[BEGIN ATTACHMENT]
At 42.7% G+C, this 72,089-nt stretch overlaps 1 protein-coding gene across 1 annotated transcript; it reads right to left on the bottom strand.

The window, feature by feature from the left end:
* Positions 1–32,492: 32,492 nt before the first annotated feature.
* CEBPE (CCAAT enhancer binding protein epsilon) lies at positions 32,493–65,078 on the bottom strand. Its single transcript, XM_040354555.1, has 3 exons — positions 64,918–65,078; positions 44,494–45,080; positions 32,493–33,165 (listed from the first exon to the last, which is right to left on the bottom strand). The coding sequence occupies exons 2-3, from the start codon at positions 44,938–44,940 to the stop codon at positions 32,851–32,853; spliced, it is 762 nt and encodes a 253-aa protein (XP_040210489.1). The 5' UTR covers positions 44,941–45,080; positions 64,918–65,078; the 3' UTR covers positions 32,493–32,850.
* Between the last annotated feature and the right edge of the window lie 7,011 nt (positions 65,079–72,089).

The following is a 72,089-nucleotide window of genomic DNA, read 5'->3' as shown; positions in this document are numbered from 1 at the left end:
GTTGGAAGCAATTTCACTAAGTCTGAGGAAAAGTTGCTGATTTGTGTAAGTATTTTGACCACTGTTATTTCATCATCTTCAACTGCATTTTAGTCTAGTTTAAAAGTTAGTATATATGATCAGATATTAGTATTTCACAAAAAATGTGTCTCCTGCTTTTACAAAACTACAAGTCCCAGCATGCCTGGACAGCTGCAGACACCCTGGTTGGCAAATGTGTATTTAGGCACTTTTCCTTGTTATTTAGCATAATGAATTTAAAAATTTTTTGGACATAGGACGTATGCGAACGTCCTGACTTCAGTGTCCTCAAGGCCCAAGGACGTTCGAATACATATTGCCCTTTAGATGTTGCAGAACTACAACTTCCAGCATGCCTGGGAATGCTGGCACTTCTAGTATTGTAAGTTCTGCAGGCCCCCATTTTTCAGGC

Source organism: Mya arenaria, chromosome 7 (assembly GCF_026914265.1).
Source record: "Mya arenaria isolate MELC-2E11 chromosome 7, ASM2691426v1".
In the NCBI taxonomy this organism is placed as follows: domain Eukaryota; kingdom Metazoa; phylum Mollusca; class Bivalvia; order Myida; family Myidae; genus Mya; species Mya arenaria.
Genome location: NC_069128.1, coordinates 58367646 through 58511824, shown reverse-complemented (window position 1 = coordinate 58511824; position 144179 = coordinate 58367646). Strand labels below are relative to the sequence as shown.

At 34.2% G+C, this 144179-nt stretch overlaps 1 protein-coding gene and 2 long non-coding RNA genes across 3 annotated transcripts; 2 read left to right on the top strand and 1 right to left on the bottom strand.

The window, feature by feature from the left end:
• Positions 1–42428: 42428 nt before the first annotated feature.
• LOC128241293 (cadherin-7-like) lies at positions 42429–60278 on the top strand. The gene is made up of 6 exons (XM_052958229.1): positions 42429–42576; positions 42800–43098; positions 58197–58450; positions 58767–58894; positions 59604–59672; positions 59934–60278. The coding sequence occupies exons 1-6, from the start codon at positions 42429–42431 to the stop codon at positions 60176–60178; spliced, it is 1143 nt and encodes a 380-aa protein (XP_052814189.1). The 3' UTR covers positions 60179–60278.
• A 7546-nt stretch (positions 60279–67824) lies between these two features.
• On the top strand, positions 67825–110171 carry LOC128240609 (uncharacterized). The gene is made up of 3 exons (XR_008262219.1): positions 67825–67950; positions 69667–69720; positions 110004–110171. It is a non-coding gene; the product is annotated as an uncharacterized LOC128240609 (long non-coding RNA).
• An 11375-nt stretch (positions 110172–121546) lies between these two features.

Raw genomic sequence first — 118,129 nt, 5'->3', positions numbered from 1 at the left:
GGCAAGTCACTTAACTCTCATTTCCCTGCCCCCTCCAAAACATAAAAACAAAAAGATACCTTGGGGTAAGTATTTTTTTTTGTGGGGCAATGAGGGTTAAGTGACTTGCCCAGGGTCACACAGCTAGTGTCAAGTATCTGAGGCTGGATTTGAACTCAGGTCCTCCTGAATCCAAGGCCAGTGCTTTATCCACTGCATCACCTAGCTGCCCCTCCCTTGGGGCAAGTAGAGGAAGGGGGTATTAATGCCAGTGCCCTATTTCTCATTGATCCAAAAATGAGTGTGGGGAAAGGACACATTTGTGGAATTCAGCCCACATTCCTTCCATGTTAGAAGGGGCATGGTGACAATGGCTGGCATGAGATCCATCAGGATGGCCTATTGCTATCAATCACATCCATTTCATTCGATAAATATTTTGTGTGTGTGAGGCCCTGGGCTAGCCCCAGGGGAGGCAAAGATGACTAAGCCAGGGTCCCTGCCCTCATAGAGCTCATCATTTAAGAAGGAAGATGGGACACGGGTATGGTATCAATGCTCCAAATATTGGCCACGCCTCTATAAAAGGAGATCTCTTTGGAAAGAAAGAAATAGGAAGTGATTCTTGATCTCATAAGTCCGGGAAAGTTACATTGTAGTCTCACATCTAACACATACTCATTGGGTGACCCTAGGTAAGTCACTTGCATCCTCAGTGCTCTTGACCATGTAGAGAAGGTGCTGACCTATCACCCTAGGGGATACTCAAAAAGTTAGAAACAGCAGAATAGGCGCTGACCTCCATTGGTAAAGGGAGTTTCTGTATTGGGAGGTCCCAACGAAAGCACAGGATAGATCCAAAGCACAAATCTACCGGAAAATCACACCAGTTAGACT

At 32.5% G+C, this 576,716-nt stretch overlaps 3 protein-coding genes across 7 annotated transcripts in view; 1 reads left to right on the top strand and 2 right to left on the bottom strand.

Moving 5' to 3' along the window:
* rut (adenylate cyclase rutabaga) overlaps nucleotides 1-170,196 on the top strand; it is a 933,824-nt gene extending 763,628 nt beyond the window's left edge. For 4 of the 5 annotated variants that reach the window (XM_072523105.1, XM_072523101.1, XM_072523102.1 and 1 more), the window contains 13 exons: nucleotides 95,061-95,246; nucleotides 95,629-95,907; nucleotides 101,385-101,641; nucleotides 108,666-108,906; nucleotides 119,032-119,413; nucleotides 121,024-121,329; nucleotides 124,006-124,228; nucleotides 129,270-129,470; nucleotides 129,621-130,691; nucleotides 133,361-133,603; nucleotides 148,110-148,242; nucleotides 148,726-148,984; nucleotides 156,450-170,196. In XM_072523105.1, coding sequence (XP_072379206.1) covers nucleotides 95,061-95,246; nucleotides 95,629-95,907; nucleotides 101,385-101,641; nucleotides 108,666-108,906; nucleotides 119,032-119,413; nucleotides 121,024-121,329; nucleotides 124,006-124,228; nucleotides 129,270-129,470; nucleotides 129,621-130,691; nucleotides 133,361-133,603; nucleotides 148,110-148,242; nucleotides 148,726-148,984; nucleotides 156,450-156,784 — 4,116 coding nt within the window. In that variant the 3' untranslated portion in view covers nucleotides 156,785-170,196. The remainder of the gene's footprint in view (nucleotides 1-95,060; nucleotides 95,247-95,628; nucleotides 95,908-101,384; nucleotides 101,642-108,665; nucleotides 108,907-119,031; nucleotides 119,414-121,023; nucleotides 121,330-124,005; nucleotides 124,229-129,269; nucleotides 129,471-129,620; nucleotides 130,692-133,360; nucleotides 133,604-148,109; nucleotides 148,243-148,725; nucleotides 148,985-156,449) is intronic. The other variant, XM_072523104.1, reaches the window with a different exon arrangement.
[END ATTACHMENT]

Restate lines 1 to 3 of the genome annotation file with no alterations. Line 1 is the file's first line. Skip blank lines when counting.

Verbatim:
At 42.7% G+C, this 72,089-nt stretch overlaps 1 protein-coding gene across 1 annotated transcript; it reads right to left on the bottom strand.

The window, feature by feature from the left end:
* Positions 1–32,492: 32,492 nt before the first annotated feature.